Perhaps the most disturbing aspect to this on-going misery is that these severe living conditions are directly attributable to a purposeful policy of containment and subjugation -  enforced by Israel’s military dictatorship.

People live in deplorable conditions because of wilfully thought-out political decisions aimed at collective punishment and continued colonization.

Impact of the Israeli Blockade on Fishing in Gaza

Following the Oslo Accords, Gazan fishermen were allowed access to waters 20 nautical miles from the shore. In 2002, Israel reduced the permitted fishing zone to 12 nautical miles. In 2006 the allowable zone was further restricted to 6 nautical miles, and since the devastating Operation Cast Lead (December 2008 to January 2009) - and where it stands to date -  fishing is not permitted beyond three nautical miles off the coast.

Thus 85% of fishing waters are now inaccessible to the Gazan fishing community.

Since 2010, the Israeli Navy arrested 66 fishers, including seven children.

Prior to being arrested, often within the sanctioned, militarily enforced fishing zone, fishermen are typically and sadistically ordered to remove their clothing and to swim to the patrol boats. Once on board, they are blindfolded and interrogated. The Palestinians can have their boats seized and they face imprisonment.

The rationale for this aggressive, and increasingly lethal action is that the fishing boats may be carrying weapons intended for coastal Israel. If that was the real concern, why not simply search the boats?

Fishers represent the most impoverished sector of Gazan society. In 2012 90% of fishing folks were at the poverty level. In 2008, there was a 50% poverty rate amongst the fishers. The rate in which the fishing life-style is being destroyed is tragic. In 2009, 53% less fish were caught then just one year earlier.  Today there is 35% less income generated by fishing then there was in 1999. Due to these restrictions, fishing has been reduced by 65% in ten years.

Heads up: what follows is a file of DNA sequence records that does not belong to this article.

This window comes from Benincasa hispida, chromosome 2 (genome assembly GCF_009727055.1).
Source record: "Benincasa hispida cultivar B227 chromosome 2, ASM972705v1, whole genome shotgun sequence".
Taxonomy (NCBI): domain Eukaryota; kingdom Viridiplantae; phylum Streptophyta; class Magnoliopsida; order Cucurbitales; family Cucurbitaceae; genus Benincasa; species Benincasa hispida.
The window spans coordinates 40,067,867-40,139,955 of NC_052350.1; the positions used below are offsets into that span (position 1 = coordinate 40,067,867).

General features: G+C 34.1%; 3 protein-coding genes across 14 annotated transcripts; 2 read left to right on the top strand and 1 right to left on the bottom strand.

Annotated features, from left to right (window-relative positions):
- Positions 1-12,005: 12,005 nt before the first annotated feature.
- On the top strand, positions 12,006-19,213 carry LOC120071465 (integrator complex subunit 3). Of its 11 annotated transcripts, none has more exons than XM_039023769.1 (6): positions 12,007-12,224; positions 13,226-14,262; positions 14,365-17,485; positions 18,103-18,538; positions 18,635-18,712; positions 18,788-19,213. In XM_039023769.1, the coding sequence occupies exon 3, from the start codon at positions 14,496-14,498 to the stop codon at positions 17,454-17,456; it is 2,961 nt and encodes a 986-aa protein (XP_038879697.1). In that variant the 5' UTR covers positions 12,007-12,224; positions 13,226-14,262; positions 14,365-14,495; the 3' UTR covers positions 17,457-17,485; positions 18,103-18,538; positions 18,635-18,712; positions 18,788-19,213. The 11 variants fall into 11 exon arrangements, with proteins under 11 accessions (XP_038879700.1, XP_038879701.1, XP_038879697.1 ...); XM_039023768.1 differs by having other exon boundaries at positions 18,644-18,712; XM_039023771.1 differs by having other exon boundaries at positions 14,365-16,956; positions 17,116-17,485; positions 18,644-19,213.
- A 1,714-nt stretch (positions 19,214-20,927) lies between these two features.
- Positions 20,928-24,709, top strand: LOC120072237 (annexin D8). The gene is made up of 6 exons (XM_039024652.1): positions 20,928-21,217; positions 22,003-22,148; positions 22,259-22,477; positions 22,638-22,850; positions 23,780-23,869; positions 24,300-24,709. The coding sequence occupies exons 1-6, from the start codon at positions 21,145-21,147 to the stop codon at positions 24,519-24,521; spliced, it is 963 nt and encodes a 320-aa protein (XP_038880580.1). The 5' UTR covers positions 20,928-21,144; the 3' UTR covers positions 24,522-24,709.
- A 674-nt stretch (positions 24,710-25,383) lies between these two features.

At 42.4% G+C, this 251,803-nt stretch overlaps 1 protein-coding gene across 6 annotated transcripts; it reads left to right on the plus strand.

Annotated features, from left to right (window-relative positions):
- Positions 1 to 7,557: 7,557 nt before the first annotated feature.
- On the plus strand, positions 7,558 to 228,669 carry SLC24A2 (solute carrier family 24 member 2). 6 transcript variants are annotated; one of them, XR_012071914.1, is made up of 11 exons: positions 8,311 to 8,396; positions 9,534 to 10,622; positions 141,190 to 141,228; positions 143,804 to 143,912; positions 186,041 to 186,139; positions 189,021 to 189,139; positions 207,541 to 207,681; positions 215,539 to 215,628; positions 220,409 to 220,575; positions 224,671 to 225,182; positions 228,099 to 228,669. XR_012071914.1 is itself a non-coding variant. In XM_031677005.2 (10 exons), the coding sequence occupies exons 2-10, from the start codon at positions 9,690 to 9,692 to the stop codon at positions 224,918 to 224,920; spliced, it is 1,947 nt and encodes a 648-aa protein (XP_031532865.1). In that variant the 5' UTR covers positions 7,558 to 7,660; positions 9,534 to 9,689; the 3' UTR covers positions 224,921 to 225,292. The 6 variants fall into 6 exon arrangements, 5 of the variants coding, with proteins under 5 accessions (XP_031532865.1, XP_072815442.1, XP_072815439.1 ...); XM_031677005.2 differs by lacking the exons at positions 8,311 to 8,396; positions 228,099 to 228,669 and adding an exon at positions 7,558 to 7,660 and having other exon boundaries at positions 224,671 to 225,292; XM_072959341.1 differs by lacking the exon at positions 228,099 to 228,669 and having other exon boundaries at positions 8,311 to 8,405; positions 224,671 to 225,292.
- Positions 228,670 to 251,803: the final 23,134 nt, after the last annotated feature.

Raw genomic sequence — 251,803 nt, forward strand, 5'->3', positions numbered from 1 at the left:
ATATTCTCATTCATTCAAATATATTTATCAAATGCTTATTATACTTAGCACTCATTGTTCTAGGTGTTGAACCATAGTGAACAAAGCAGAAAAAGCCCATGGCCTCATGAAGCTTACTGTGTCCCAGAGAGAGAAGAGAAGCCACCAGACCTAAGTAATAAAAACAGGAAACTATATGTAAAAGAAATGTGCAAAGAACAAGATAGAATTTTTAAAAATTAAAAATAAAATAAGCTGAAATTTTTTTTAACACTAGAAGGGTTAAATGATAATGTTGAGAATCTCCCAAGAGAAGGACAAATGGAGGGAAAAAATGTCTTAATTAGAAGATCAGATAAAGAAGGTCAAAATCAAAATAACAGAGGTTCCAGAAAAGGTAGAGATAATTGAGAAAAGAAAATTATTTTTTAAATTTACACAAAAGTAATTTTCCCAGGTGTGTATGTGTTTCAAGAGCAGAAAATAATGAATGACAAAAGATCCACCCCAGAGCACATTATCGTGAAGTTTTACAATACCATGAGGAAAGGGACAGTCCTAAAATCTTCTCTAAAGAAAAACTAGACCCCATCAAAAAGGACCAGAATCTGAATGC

There are now 3, 500 fishermen, and I understand one fishing woman – Go Girl! -  attempting to eke out a living and heroically maintain a traditional way of life that is being destroyed by occupation forces. 65,000 people’s lives are impacted by these maritime closures and 26.5 million dollars in potential revenue has been lost in the last five years.

The human cost? Totally preventable devastation due to an illegal and brutally enforced closure policy.

This outrage must be stopped!

Oliva – An International Civil Response to the Unfolding Catastrophe

One courageous civil response to this humanitarian catastrophe is the work done by people sailing out on the small boat, The Oliva. Oliva started its work in April 2011. The international crew escorts the Gazan fishers while working within the permitted waters. By documenting the inevitable violent incursions by the Navy, they are able to limit the Navy’s aggressive behaviour and furnish valuable data to human rights organizations. The ultimate aim is of course to end the illegal assault on Gazan fishers. Fishing is a time-honoured profession. It is a way of life; a way to sustain a family, a community and indeed a culture. It certainly is not a crime, nor is it a threat to Israel’s security. State-sanctioned attempts at destroying a vital aspect of Palestinian maritime culture must therefore be resisted.

What We Are Doing

Recently the Oliva has come under fierce naval attack and has sustained damage. We were asked by the Gazan activists working with the Oliva to raise $600 to replace the boat’s radio as it suffered irreparable salt-water damage. People reading this may have been amongst those generous individuals who responded to the need. I am delighted to report that to date $760 was raised.  I have wired the money for replacement of the radio to the Palestinian Association for Fishing and Marine Sports. They are in close contact with the crew of the Oliva. This new radio is essential and it will ensure that the solidarity workers can continue their valuable mission of ensuring that the Military Occupation and Blockade of Gaza does not destroy a traditional fishing-based lifestyle.

Thank you kindly.

In solidarity,


John Max Soos, PhD
Clinical Psychologist, Peace and Social Justice Advocate
Vancouver, BC Canada
V6G 1N2